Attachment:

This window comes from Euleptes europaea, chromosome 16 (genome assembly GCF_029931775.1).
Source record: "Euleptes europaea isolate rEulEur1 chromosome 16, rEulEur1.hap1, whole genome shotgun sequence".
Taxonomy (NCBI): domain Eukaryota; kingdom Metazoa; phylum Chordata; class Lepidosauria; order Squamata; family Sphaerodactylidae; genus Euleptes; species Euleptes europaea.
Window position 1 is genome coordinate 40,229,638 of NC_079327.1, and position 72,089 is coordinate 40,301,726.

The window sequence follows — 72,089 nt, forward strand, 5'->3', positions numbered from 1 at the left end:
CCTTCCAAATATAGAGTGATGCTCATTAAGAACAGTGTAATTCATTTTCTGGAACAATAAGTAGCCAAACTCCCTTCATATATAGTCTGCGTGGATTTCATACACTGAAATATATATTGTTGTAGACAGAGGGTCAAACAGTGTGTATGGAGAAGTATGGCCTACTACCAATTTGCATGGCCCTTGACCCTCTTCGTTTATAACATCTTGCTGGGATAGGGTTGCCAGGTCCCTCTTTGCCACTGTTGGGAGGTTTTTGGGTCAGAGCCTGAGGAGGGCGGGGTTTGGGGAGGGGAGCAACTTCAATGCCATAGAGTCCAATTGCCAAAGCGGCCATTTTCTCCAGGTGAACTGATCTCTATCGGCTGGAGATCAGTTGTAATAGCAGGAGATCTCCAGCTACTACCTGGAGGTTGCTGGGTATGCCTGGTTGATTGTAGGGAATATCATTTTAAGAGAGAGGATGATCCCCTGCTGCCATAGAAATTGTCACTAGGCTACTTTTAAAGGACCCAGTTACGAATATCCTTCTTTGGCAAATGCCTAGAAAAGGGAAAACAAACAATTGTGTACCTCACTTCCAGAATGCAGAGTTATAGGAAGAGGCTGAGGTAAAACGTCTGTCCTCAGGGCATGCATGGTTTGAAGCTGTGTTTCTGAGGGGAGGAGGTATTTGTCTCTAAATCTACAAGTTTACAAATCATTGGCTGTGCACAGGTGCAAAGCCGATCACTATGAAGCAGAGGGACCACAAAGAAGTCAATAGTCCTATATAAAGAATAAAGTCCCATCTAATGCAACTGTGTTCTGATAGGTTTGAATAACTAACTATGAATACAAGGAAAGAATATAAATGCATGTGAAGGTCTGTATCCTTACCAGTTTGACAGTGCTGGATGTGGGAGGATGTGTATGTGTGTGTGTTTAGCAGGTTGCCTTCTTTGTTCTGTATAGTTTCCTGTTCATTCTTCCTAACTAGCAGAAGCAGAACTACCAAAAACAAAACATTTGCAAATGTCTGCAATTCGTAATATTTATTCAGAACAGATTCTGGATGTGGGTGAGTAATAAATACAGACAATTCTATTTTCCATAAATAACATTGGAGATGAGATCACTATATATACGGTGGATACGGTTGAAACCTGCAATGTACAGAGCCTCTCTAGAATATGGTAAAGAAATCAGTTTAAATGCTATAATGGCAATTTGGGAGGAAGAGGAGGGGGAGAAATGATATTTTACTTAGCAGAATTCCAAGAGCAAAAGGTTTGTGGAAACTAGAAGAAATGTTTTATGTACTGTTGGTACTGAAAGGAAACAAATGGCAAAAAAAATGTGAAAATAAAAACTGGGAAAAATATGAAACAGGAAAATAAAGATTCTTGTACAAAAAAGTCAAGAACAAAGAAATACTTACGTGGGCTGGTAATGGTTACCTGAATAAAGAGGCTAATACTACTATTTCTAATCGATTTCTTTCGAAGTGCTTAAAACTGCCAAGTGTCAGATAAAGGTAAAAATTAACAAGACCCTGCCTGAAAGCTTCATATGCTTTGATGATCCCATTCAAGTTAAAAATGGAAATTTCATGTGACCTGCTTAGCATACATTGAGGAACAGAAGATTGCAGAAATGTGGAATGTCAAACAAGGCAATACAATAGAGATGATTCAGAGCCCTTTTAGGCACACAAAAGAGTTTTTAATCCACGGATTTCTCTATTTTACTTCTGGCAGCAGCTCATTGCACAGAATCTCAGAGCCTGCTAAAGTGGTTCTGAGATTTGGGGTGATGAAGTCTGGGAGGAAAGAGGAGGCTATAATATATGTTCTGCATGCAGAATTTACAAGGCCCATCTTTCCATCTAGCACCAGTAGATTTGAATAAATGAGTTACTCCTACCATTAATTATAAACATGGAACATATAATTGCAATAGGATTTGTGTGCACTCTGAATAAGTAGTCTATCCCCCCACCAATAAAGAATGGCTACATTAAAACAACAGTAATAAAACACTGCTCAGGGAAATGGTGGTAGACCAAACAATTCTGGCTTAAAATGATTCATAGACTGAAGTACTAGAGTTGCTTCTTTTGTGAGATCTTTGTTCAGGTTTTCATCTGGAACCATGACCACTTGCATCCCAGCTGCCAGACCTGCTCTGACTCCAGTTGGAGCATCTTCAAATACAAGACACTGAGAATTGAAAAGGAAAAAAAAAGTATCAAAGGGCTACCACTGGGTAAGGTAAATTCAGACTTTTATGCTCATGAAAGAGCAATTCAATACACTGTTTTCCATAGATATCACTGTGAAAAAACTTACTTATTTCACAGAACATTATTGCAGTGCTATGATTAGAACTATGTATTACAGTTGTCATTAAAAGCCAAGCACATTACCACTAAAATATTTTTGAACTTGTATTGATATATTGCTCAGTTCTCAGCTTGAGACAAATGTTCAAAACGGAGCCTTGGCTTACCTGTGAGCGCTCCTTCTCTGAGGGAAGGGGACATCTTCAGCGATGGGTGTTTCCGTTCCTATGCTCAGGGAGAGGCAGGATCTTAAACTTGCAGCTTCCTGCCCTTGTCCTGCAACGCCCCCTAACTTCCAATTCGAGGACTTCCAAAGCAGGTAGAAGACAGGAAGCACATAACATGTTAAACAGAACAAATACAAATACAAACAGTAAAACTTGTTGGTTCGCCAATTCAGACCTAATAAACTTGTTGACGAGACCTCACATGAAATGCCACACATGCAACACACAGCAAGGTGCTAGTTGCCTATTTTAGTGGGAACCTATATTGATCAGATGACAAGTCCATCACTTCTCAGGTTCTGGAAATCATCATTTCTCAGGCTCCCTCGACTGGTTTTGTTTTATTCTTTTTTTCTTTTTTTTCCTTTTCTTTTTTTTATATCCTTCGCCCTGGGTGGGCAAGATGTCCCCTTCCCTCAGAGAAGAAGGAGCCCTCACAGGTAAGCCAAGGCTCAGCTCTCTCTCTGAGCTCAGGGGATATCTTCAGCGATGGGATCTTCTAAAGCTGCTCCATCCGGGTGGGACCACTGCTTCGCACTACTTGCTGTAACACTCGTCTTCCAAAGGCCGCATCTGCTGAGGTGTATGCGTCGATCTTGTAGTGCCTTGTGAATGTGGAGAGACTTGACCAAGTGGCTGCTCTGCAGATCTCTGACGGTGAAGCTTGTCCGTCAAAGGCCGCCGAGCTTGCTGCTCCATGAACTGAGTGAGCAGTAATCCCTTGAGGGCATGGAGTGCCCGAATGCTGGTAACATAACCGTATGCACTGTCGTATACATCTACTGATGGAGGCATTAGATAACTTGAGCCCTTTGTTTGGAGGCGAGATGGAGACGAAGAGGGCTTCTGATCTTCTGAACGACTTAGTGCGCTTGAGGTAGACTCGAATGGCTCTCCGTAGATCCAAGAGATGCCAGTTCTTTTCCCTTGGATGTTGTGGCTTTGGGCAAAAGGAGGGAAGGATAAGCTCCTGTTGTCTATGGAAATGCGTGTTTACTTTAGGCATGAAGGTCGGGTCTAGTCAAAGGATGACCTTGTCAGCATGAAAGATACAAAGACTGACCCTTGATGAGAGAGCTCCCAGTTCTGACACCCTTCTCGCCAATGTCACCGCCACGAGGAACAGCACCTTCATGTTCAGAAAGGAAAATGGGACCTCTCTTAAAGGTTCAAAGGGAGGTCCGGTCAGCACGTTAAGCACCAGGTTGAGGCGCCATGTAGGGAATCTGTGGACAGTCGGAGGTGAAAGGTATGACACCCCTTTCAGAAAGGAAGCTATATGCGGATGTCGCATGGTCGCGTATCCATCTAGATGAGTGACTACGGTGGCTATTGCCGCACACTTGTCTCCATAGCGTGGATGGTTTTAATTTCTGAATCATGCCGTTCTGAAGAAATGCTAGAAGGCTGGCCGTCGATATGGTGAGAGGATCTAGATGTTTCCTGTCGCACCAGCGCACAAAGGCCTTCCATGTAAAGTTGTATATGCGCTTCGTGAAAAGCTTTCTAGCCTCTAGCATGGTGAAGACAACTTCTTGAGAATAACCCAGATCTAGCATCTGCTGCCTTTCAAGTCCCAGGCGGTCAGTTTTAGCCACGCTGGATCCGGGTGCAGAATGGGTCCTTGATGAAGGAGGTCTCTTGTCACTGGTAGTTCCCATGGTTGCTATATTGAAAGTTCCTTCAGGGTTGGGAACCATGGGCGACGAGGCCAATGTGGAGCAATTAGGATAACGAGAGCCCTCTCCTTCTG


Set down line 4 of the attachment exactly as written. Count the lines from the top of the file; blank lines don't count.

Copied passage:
Window position 1 is genome coordinate 40,229,638 of NC_079327.1, and position 72,089 is coordinate 40,301,726.